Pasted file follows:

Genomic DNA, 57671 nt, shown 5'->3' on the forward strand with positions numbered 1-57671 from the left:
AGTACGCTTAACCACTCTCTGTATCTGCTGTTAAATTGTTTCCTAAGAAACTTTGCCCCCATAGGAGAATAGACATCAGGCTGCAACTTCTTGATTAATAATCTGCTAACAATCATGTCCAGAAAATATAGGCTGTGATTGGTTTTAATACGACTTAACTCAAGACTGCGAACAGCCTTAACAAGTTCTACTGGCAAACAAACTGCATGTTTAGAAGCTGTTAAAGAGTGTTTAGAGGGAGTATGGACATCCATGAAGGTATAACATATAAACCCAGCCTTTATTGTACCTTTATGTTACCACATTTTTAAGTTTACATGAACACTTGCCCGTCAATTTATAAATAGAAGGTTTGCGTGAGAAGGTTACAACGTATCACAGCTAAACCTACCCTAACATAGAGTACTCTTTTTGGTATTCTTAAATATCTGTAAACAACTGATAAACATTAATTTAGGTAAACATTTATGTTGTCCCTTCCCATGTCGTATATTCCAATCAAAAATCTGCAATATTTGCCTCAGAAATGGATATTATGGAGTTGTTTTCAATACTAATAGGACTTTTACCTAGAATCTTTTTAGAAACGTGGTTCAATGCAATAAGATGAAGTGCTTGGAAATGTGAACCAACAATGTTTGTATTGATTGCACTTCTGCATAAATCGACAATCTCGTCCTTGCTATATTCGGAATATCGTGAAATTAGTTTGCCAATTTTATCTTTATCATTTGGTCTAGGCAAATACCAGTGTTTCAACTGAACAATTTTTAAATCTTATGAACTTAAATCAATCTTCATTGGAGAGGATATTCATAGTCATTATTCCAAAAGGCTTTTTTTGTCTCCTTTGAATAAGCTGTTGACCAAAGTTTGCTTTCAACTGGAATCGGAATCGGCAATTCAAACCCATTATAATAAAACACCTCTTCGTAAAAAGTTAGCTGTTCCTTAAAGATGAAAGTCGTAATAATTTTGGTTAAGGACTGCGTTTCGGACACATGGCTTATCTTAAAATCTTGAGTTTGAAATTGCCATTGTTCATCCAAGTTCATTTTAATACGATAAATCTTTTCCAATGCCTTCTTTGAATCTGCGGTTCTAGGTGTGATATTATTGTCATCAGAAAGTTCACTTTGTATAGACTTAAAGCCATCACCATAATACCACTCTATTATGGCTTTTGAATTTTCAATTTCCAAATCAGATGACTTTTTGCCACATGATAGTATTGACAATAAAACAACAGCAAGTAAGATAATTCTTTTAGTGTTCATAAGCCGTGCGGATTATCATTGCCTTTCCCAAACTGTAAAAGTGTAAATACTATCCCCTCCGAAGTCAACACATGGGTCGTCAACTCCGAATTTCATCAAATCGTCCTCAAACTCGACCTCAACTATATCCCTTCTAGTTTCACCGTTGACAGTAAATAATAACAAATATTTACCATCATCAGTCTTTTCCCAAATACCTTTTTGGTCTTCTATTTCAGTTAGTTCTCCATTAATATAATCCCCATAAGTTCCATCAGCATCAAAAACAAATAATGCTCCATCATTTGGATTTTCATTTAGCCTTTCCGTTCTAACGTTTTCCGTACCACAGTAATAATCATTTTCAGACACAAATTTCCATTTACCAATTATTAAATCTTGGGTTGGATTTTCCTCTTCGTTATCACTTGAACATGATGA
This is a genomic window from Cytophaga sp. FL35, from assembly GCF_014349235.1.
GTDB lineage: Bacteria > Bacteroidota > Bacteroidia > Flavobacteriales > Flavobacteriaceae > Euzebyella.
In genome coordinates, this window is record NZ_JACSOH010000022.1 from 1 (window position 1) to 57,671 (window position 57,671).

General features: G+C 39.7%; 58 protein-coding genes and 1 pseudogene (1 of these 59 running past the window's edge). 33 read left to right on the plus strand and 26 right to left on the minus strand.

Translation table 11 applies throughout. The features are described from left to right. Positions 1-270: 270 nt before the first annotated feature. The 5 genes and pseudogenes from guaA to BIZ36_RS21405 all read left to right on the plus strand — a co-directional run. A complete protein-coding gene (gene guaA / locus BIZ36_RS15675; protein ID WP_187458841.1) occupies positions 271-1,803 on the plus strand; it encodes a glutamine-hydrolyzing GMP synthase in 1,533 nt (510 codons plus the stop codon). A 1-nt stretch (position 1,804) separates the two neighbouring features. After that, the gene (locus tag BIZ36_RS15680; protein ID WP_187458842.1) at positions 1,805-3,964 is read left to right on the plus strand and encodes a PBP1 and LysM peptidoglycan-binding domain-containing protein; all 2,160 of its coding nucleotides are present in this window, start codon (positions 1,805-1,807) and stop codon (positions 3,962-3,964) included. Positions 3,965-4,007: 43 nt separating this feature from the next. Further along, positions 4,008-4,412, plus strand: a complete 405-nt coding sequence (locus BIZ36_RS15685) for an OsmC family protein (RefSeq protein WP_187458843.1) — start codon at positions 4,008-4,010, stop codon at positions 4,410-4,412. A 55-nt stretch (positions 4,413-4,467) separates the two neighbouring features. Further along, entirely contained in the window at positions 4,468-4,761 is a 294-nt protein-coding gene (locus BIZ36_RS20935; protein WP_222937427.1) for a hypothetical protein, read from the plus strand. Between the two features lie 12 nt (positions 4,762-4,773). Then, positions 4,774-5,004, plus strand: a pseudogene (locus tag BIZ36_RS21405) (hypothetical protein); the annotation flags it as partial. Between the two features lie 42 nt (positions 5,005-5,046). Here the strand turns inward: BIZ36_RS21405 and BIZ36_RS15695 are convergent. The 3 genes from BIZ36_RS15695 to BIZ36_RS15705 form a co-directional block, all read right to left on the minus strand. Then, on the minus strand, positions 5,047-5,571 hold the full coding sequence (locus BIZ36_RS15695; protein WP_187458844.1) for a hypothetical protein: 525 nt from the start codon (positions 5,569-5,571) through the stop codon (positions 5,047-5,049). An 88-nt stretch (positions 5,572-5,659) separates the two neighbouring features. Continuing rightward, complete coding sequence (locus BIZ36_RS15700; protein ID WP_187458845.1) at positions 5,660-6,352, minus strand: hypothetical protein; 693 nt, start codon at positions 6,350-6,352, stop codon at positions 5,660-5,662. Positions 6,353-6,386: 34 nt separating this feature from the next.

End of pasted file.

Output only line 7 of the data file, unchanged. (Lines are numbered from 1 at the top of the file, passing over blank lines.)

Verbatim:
Translation table 11 applies throughout. The features are described from left to right. Positions 1-270: 270 nt before the first annotated feature. The 5 genes and pseudogenes from guaA to BIZ36_RS21405 all read left to right on the plus strand — a co-directional run. A complete protein-coding gene (gene guaA / locus BIZ36_RS15675; protein ID WP_187458841.1) occupies positions 271-1,803 on the plus strand; it encodes a glutamine-hydrolyzing GMP synthase in 1,533 nt (510 codons plus the stop codon). A 1-nt stretch (position 1,804) separates the two neighbouring features. After that, the gene (locus tag BIZ36_RS15680; protein ID WP_187458842.1) at positions 1,805-3,964 is read left to right on the plus strand and encodes a PBP1 and LysM peptidoglycan-binding domain-containing protein; all 2,160 of its coding nucleotides are present in this window, start codon (positions 1,805-1,807) and stop codon (positions 3,962-3,964) included. Positions 3,965-4,007: 43 nt separating this feature from the next. Further along, positions 4,008-4,412, plus strand: a complete 405-nt coding sequence (locus BIZ36_RS15685) for an OsmC family protein (RefSeq protein WP_187458843.1) — start codon at positions 4,008-4,010, stop codon at positions 4,410-4,412. A 55-nt stretch (positions 4,413-4,467) separates the two neighbouring features. Further along, entirely contained in the window at positions 4,468-4,761 is a 294-nt protein-coding gene (locus BIZ36_RS20935; protein WP_222937427.1) for a hypothetical protein, read from the plus strand. Between the two features lie 12 nt (positions 4,762-4,773). Then, positions 4,774-5,004, plus strand: a pseudogene (locus tag BIZ36_RS21405) (hypothetical protein); the annotation flags it as partial. Between the two features lie 42 nt (positions 5,005-5,046). Here the strand turns inward: BIZ36_RS21405 and BIZ36_RS15695 are convergent. The 3 genes from BIZ36_RS15695 to BIZ36_RS15705 form a co-directional block, all read right to left on the minus strand. Then, on the minus strand, positions 5,047-5,571 hold the full coding sequence (locus BIZ36_RS15695; protein WP_187458844.1) for a hypothetical protein: 525 nt from the start codon (positions 5,569-5,571) through the stop codon (positions 5,047-5,049). An 88-nt stretch (positions 5,572-5,659) separates the two neighbouring features. Continuing rightward, complete coding sequence (locus BIZ36_RS15700; protein ID WP_187458845.1) at positions 5,660-6,352, minus strand: hypothetical protein; 693 nt, start codon at positions 6,350-6,352, stop codon at positions 5,660-5,662. Positions 6,353-6,386: 34 nt separating this feature from the next.